JAKARTA – Saudi Arabia and Indonesia on Thursday signed a number of memoranda of understanding and strategic partnership agreements in the fields of energy, health, housing and tourism. The deals, which were inked during the meeting of the Saudi-Indonesian Business Council, amounted to a total of SR13.5 billion. The meeting was held on the sidelines of the current visit of Custodian of the Two Holy Mosques King Salman to Indonesia. The King and Indonesia President Joko Widodo oversaw the signing of another 11 pacts on Wednesday.
The partnership agreements and MoUs included joint projects in electric power production sector, health care and medical services, housing projects, cooperation in the creation of long-term strategies in nationalization of expertise, human resources competency and employing advanced technology in the field of human resources, tourism and Haj and Umrah services.
On behalf of Majed Al-Qasabi, minister of commerce and investment, Dr. Ghassan Al-Suleiman, governor of the General Authority for Small and Medium Enterprises, addressed the meet. He said that Saudi Arabia seeks to attract qualitative investments in accordance with the Kingdom’s Vision 2030. In his speech, Faisal Bassarat, deputy governor of Investment Affairs at the Saudi Arabian General Investment Authority (SAGIA), said Saudi Arabia is looking to expand its investment outside the oil and gas sector as there are other business areas that can boost their economy. “We cannot rely on one commodity to drive the economy, because there are true potentials in the other sectors too,” he said while stressing that the essence of the Vision 2030 is to explore beyond the oil and gas sector.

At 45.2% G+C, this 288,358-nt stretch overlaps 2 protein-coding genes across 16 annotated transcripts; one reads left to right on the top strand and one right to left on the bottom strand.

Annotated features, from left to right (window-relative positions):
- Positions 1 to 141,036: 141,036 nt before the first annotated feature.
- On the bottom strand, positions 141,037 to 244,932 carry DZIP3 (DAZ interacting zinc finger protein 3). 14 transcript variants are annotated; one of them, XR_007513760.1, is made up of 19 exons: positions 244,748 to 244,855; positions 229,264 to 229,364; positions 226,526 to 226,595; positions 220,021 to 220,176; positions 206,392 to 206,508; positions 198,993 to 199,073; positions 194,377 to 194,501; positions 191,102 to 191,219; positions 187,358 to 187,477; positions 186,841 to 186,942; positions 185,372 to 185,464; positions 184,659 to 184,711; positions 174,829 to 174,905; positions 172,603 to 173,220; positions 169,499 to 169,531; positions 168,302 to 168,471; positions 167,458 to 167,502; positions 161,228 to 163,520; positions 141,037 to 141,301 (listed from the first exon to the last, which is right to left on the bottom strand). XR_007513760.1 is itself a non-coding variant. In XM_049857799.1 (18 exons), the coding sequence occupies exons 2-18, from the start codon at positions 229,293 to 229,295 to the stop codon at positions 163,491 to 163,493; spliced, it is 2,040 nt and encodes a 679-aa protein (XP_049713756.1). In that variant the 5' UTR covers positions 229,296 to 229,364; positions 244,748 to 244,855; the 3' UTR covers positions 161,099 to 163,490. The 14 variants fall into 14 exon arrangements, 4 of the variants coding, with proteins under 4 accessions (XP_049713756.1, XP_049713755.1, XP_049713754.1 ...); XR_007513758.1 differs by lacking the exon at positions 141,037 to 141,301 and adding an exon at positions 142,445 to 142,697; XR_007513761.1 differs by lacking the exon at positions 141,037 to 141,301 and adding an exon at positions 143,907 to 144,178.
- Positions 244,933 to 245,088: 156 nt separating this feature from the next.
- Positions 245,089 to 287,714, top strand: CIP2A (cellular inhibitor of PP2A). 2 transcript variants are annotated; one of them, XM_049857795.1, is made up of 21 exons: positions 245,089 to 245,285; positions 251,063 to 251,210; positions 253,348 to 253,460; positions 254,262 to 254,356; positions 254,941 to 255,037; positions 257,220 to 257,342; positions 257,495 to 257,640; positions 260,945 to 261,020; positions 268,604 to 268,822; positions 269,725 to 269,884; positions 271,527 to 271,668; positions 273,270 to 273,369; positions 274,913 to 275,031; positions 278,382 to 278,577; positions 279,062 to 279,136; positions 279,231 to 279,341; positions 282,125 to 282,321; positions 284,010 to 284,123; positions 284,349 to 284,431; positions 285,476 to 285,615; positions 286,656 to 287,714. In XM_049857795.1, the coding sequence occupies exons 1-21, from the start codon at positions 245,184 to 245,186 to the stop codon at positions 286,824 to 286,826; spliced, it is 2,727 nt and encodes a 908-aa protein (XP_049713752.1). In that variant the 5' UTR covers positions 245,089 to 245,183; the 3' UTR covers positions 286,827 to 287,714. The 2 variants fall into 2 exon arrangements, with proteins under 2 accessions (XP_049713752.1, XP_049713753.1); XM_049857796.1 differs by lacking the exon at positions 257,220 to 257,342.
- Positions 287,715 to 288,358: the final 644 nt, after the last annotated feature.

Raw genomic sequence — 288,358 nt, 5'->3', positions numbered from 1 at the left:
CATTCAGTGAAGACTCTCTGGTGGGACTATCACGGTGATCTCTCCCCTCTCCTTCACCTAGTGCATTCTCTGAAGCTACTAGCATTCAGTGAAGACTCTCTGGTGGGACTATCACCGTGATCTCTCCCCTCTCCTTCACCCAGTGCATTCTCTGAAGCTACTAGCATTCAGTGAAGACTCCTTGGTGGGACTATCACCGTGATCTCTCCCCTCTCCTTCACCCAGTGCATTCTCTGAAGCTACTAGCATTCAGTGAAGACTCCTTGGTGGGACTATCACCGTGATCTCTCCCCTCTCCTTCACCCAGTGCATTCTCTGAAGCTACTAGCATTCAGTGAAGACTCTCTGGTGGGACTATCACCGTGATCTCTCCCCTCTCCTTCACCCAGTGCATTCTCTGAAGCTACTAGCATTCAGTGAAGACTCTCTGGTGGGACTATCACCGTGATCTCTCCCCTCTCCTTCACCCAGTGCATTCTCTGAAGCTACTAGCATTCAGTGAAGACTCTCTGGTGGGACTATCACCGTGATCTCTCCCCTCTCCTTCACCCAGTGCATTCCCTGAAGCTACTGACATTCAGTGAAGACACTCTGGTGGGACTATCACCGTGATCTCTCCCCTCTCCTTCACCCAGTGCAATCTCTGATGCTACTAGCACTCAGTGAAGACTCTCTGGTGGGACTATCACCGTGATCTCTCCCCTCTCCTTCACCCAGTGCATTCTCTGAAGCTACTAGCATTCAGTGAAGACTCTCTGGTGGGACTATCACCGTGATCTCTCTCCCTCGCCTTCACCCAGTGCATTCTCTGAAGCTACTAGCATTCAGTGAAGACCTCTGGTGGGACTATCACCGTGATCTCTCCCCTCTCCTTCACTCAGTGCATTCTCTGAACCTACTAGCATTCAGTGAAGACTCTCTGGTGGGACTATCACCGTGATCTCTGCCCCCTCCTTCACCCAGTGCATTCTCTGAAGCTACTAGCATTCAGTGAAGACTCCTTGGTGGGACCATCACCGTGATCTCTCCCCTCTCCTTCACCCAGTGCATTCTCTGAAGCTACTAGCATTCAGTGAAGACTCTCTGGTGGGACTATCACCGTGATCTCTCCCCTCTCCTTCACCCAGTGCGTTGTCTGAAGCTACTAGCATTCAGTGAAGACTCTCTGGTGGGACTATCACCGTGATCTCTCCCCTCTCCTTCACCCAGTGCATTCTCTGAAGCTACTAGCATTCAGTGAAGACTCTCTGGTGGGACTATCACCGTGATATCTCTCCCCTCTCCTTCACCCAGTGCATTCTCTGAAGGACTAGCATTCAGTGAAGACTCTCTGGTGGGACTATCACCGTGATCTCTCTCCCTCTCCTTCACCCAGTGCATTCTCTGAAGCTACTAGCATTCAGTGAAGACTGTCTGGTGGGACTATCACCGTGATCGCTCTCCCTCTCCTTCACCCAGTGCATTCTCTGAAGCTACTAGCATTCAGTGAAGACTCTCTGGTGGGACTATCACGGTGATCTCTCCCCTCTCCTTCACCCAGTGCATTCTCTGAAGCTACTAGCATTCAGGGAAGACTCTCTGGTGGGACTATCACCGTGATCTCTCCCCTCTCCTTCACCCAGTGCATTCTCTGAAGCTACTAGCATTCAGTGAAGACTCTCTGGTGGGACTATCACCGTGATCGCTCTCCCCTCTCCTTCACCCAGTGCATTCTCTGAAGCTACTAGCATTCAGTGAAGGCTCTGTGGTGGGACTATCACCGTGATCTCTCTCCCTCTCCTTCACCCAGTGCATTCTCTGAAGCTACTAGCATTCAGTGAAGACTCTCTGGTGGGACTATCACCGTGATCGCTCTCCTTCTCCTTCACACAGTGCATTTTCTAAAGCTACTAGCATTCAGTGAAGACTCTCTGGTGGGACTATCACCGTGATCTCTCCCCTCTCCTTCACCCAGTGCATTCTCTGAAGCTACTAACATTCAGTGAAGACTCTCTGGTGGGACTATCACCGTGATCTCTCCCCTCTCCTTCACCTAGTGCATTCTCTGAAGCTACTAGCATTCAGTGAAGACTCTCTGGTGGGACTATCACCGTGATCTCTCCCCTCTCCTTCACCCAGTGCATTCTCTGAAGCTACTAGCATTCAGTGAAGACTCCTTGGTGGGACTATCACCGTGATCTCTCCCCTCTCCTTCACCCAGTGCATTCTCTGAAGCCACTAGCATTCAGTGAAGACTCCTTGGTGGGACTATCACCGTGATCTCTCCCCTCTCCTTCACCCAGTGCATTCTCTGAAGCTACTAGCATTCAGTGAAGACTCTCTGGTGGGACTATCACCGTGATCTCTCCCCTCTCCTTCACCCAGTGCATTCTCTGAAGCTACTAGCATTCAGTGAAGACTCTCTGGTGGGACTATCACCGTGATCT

Chairman of Indonesian Chamber of Commerce and Industry (KADIN) Rosan Perkasa Roeslani said that the total trade between Indonesia and Saudi posted at $5 billion, which is a significant decrease compared to the previous year, in which the total trade reached $8 billion. “For that reason, we are striving to find breakthroughs in the trade relations. All along, our transactions with Saudi Arabia often involve the oil and gas sector, and we are now trying to explore other areas to boost an even bigger growth,” he stated.
Roeslani underlined that Saudi Arabia is one of the most potential trade partner for Indonesia in the Middle East and that he believed that there are enormous opportunities for Saudi Arabia to engage in Indonesia’s development efforts by increasing its investment in Indonesia. “The Indonesian government is now actively accelerating the implementation of its physical infrastructure programs like toll roads, railways, sea ports, airports, and bridges,” he said and highlighted that industrial zone developments and tourism were Indonesia’s priority sectors. “Vast opportunities are also open in the power sector since the government of Indonesia launched its program to develop 35,000 MW power over the next 10 years,” he added.